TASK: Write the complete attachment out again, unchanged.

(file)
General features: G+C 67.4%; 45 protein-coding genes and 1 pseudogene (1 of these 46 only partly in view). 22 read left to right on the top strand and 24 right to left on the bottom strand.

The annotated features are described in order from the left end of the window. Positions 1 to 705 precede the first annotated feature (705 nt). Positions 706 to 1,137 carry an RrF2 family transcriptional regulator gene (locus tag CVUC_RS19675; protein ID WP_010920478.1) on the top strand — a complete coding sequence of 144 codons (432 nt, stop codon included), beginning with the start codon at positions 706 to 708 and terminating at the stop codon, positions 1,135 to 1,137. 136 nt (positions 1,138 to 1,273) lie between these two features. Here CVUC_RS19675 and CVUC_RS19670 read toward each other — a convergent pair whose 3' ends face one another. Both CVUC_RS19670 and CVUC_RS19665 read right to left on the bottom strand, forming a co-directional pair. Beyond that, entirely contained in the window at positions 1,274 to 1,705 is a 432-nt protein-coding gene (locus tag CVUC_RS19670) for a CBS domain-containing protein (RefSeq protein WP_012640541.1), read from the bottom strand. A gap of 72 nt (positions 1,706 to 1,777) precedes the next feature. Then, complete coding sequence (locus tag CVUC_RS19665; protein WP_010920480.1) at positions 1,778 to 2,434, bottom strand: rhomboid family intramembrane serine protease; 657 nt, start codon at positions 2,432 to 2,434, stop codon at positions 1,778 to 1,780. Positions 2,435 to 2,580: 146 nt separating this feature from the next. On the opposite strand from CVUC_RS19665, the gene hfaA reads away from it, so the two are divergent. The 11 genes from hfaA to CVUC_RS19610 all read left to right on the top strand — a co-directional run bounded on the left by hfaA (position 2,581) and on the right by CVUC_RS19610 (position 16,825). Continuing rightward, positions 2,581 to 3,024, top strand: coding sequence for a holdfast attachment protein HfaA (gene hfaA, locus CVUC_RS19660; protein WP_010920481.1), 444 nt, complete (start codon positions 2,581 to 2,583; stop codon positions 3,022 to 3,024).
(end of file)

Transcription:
General features: G+C 67.4%; 45 protein-coding genes and 1 pseudogene (1 of these 46 only partly in view). 22 read left to right on the top strand and 24 right to left on the bottom strand.

The annotated features are described in order from the left end of the window. Positions 1 to 705 precede the first annotated feature (705 nt). Positions 706 to 1,137 carry an RrF2 family transcriptional regulator gene (locus tag CVUC_RS19675; protein ID WP_010920478.1) on the top strand — a complete coding sequence of 144 codons (432 nt, stop codon included), beginning with the start codon at positions 706 to 708 and terminating at the stop codon, positions 1,135 to 1,137. 136 nt (positions 1,138 to 1,273) lie between these two features. Here CVUC_RS19675 and CVUC_RS19670 read toward each other — a convergent pair whose 3' ends face one another. Both CVUC_RS19670 and CVUC_RS19665 read right to left on the bottom strand, forming a co-directional pair. Beyond that, entirely contained in the window at positions 1,274 to 1,705 is a 432-nt protein-coding gene (locus tag CVUC_RS19670) for a CBS domain-containing protein (RefSeq protein WP_012640541.1), read from the bottom strand. A gap of 72 nt (positions 1,706 to 1,777) precedes the next feature. Then, complete coding sequence (locus tag CVUC_RS19665; protein WP_010920480.1) at positions 1,778 to 2,434, bottom strand: rhomboid family intramembrane serine protease; 657 nt, start codon at positions 2,432 to 2,434, stop codon at positions 1,778 to 1,780. Positions 2,435 to 2,580: 146 nt separating this feature from the next. On the opposite strand from CVUC_RS19665, the gene hfaA reads away from it, so the two are divergent. The 11 genes from hfaA to CVUC_RS19610 all read left to right on the top strand — a co-directional run bounded on the left by hfaA (position 2,581) and on the right by CVUC_RS19610 (position 16,825). Continuing rightward, positions 2,581 to 3,024, top strand: coding sequence for a holdfast attachment protein HfaA (gene hfaA, locus CVUC_RS19660; protein WP_010920481.1), 444 nt, complete (start codon positions 2,581 to 2,583; stop codon positions 3,022 to 3,024).